The breaking apart of the Christus is only half the equation.  In the vacuum of belief, other ideas will flood into the space if you let them.  Some will be so wounded that they won’t allow anything to be rebuilt.  Others will find an expansion of spirituality into multiple faiths and ideas.  “Love One Another” is a universal belief.  The Golden Rule of “Do unto others as they have done unto you” is found in many faiths.

As my faith transition progressed and I personally grieved the loss of both Mormonism and many relationships, I began to experience significant expansion.  I started to find that many of the symbols and beliefs from Mormonism were common throughout Christianity and most world religions.  I began to study meditation and looking inward to find God instead of an outward search for meaning and religion.

The most significant gain, however, was reaching out and experiencing the pain and struggle borne by others.  In that sharing and mourning together, I found my greatest inward expansion.  My ability to hold the pain of others expanded.  My ability to express compassion and have unconditional love for others grew.  I began to feel an intimate depth of relationship with more people than I ever had before.  Jesus actually embodies this ideal by touching other’s crosses, sharing their burdens and walking with us in our times of sorrow.  This is a beautiful theology.

How could I keep these good beliefs as they evolved and grew?  It was then that I came across the Japanese art of Kintsugi (or Kintsukori).  Very simply, this idea or art form is to ‘repair with gold.’  It teaches that if something is broken, it isn’t something to hide; but something to display with pride.  By using gold to repair the item, you highlight the break in a way that makes it beautiful.  The breaks make it unique.  Each break has its own story.  Each break is honored.

As I continued to think about this imagery, I began to make it real.  What were the breaks to my faith?  The first one was obvious:

  • Jordan – In January of 2012, Jordan (my oldest son) came out to us. His coming out was not the break, though.  It was merely a single strike against the statue.  Subsequent hits included how we were treated by our family and faith community.  It was the absence of love in the theology.  Another hit exposed the limits on families in Mormonism to a 1940s patriarchal model and held it up as God’s eternal standard.  Ultimately, there is no place for LGBTQ people in Mormon heaven or eternity and thus no place for my family or my son.  This break was a result of pounding blows that beat against the statue over weeks and months.  And then it broke.

Other breaks I identified were:

  • Susannah – My oldest daughter is a strong and fierce woman for whom the patriarchal model and limits on women never fit. She constantly challenged church leaders who tried to put her in a box and tell her who she needed to be.
  • Stockton – Stockton was close to my oldest children.  He was Jordan’s first kiss.  He took his life in 2016.  Whatever weight we place on truth and religion, they cannot exceed what we have lost.  Stockton’s break represents all the lives lost to the pride of religion claiming they know the worth of a gay soul.
  • Jim – Jim’s break represents a whole generation of gay souls who have suffered at the hands of religion.  I know dozens of “Jims” who believed their bishops and leaders when they were told that a mixed-orientation marriage would fix them or cure them from being “gay.”  But more significantly, Jim taught me that the depth of pain we share can create bonds more valuable, intimate and strong.  He taught me how you can truly become someone’s brother.
  • Steve and Susie – When I was a member still on the fence, my good friends left the church.  To my surprise, their quality of life and happiness increased in a dozen different ways.  It was antithetical to everything I had been taught about how miserable people are who leave the church.  It was a lesson I had to see first-hand.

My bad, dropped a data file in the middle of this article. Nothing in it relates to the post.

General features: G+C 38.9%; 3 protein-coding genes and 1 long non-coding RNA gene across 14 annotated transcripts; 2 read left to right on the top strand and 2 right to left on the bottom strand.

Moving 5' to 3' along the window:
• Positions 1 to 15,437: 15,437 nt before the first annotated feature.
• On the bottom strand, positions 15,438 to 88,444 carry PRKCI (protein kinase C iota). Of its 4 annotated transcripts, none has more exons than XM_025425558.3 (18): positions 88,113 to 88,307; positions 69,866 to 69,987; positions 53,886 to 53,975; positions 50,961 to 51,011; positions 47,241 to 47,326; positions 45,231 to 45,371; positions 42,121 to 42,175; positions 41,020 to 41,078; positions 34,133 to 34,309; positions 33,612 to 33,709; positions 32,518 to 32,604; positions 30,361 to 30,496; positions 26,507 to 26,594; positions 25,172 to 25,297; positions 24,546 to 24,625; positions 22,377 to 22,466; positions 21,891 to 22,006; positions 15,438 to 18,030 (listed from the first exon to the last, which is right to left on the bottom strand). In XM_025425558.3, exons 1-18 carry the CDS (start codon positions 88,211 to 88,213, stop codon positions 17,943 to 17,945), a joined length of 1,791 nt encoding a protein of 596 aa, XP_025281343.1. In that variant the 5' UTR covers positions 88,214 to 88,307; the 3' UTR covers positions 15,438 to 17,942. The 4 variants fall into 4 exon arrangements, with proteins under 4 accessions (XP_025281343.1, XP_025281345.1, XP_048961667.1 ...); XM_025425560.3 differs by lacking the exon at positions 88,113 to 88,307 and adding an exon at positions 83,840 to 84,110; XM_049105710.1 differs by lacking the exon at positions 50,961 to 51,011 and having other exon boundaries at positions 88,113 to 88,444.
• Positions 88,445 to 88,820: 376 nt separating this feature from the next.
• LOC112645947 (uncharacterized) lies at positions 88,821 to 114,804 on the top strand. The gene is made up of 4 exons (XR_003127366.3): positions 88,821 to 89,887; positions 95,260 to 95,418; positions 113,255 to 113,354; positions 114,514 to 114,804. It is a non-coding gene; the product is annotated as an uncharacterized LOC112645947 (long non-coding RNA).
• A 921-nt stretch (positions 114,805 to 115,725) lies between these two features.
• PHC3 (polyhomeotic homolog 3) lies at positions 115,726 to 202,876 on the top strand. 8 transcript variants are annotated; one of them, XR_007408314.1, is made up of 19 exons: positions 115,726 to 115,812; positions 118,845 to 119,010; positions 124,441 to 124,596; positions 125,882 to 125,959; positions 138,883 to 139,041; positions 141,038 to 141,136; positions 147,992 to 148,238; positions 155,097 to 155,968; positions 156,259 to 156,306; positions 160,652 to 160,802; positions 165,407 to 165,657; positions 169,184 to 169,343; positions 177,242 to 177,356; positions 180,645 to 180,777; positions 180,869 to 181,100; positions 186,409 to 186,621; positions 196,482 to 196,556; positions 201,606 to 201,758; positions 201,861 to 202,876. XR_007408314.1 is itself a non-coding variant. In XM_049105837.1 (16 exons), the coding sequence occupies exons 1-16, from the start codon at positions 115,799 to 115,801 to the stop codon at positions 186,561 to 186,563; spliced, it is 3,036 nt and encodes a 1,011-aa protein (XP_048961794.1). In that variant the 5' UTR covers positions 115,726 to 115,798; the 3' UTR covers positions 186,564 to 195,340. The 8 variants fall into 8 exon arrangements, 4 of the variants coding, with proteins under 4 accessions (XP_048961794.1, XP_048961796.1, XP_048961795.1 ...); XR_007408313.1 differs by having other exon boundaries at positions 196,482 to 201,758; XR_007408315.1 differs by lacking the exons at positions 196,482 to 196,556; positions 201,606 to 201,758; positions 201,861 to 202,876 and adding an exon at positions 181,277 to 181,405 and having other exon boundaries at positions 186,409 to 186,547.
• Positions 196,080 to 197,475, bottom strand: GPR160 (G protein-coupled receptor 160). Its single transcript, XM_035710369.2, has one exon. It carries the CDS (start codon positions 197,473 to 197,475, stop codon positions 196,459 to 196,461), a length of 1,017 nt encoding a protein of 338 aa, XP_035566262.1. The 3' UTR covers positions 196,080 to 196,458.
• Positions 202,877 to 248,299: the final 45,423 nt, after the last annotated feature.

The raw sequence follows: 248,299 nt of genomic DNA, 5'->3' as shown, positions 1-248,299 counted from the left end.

• Wendy (my wife) – Wendy and I broke together outside an LDS chapel the Sunday after the Exclusion Policy was leaked. Our foundation was shattered with the clarity that this church is causing harm and doing it in the name of God.  The prophet invoked revelation for a policy that divides, marginalizes, demeans, and irrevocably hurts the most innocent among us.  Within three months, Wendy was made aware of 32 suicides in the wake of the policy.  She attended as many funerals as she could; and this Mama Dragon mourned with the mothers and fathers of the lost.

So, I invited all of the above people (Stockton was represented by his parents Alyson and George) to come to a ceremony at my house to break a 20”, 16.5 lbs. Christus statue.  Starting with Jordan, each of them hammered away until they made a break.  Sometimes it took a dozen hits.  Sometimes it took a hundred hits.  Frequently, the statue would break or fracture somewhere other than where the hammer was falling.  The foundation especially took a lot of work to break.  But when the foundation finally cracked, the statue had been fully broken.  Everyone was emotional.  Each strike with the hammer channeled the pain and anger of faith breaking.

It was a beautiful and meaningful ceremony.  When all the pieces were broken and on the ground, my feelings were complex.  It was a visual representation of my faith deconstruction.  Yet it also felt incomplete.  I had a yearning that its reconstruction would be as beautiful and rewarding as my faith transition has been.

Over the next few weeks, I took my time putting the Christus back together piece by piece.  It was cathartic to mix the gold dust into the epoxy glue and see each break made whole with beautiful clarity.  As symbolically as the Christus had been dismantled, each piece was reset to both honor the break and honor how my spirituality has grown and expanded.

This rebuilt Christus is unique.  There is only one Christus with these breaks.  It was rebuilt with as much passion and emotion as it was dismantled.  I can look at each break and know who and what it represents.  I can feel the passion, feeling, and heartbreak that each caused; and also the beauty and healing honored in gold.

The statue is now me.  Flawed and broken, yet beautiful in unique ways.  It honors my scars and faith transition while pointing to a greater depth and spirituality.  It has taught me that I can fall apart and put myself back together again.  It has taught me to honor my scars.  It has taught me to honor the scars I see in others as beautiful and unique.

Now I know that I don’t have to fear being broken anymore.

Post navigation